Dr Paul Clayton 2010


Avoiding a stroke is surprisingly easy (ie Karppanen & Mervaala ’06). But what of those who are already at high risk? A new study suggests that one of the tocotrienols (those forgotten
isomers of E which are rarely found in supplements) can prevent nerve cell death in the brain
following a stroke.

When a stroke occurs, a neurotransmitter called glutamate is released in the affected brain
tissues. The glutamate rush is neurotoxic in its own right, but it also activates a harmful
enzyme called cystolic calcium-dependent phospholipase A2, or cPLA2. This enzyme in turn
produces a burst of arachidonic acid, which kills brain cells. Alpha-tocotrienol has just
been shown to inhibit cPLA2, thereby blocking a considerable part of
the sequence of events that kills brain cells after a stroke (Khanna et al ’10). These positive effects were observed at low levels of the nutrient, by researchers from Ohio State University.

“Our research suggests that the different forms of natural vitamin E have distinct functions.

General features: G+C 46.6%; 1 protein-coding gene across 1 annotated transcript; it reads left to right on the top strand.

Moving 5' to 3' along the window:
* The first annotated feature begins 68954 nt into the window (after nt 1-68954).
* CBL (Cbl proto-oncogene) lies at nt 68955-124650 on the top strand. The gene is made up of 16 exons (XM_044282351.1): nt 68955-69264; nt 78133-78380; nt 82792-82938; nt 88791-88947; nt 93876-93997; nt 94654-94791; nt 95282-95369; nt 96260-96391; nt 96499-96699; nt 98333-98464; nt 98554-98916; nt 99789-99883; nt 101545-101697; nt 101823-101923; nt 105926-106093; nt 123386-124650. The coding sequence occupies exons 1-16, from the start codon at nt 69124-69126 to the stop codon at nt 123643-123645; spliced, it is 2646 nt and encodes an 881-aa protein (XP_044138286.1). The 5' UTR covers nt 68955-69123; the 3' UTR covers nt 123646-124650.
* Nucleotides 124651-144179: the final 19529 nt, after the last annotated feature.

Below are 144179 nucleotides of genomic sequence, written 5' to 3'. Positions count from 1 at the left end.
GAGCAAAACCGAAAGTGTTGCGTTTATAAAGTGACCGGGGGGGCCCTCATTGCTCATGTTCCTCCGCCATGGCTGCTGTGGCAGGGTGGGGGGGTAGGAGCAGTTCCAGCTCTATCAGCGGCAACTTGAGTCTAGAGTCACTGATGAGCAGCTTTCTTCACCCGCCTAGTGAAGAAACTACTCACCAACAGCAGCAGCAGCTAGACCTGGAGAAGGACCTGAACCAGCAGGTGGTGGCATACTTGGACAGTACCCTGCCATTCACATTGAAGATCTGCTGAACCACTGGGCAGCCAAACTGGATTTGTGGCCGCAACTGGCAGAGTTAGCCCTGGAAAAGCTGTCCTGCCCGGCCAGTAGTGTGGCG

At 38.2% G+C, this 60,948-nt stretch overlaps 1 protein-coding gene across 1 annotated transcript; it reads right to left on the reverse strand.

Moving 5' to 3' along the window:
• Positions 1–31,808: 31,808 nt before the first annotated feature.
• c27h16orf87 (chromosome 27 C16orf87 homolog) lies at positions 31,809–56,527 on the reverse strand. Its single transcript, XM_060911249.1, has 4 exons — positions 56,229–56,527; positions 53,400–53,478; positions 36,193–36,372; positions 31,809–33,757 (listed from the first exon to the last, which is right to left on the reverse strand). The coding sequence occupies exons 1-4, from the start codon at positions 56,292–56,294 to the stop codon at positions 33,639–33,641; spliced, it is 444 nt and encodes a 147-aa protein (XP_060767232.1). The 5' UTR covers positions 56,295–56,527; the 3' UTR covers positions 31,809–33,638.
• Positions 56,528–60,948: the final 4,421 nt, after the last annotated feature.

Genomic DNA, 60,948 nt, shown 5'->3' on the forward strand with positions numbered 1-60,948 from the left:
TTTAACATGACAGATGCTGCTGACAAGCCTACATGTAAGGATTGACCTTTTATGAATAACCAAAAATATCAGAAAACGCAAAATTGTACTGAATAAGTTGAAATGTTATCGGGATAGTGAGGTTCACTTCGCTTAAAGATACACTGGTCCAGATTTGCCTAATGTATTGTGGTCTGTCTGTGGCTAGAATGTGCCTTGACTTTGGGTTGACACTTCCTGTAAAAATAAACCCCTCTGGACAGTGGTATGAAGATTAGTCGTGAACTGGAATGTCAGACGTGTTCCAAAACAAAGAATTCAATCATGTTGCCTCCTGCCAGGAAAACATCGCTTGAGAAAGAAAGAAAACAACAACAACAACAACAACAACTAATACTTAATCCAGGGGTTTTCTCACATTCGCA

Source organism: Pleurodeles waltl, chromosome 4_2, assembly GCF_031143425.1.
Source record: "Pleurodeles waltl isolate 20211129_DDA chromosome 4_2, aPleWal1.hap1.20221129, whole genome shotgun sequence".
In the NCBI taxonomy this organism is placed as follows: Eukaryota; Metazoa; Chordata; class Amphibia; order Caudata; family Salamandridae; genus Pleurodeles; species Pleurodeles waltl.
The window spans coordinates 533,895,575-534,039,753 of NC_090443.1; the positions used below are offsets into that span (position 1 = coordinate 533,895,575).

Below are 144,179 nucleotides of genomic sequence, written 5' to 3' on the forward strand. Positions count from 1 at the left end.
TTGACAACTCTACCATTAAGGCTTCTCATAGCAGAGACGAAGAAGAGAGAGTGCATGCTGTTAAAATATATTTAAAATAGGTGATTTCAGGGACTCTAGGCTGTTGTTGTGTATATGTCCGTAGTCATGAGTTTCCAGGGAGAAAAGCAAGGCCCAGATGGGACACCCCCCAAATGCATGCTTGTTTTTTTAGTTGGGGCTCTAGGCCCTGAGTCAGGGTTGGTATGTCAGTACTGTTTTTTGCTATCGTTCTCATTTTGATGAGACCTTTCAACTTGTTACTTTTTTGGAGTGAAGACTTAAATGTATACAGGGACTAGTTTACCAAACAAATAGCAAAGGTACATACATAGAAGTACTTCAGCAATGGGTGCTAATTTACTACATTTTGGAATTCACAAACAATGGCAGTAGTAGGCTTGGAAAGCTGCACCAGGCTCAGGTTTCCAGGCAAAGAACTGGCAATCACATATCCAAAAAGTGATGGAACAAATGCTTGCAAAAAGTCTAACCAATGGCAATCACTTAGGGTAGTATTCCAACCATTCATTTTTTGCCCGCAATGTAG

The relatively poorly studied tocotrienol form of natural vitamin E targets specific pathways
to protect against neural cell death and rescues the brain after stroke injury,” said Professor
Chandan Sen, lead researcher of the study. “We studied an enzyme that is present in the brain, and that is activated after a stroke in a way that causes nerve damage. We found that the enzyme is blocked by very low levels of tocotrienol. So what we have here is a naturally derived
nutrient, rather than a drug, that provides this beneficial impact.”

The levels of tocotrienol that produced this benefit were very low, and were evident at a concentration easily achieved by supplementation. The researchers said, “On a concentration basis, this finding represents the most potent of all biological functions exhibited by any natural
vitamin E molecule.” And the protective results were highly significant. Alpha tocotrienol reduced arachidonic acid synthesis by 60%, and increased the number of surviving brain cells four-fold.

REFERENCES

Karppanen H, Mervaala E. Sodium intake and hypertension. Prog Cardiovasc Dis. 2006 Sep-Oct;49(2):59-75. Review.

Khanna S, Parinandi NL, Kotha SR, Roy S, Rink C, Bibus D, Sen CK. Nanomolar vitamin E alpha-tocotrienol inhibits glutamate-induced activation of phospholipase A2 and causes neuroprotection.
J Neurochem. 2010 Mar;112(5):1249-60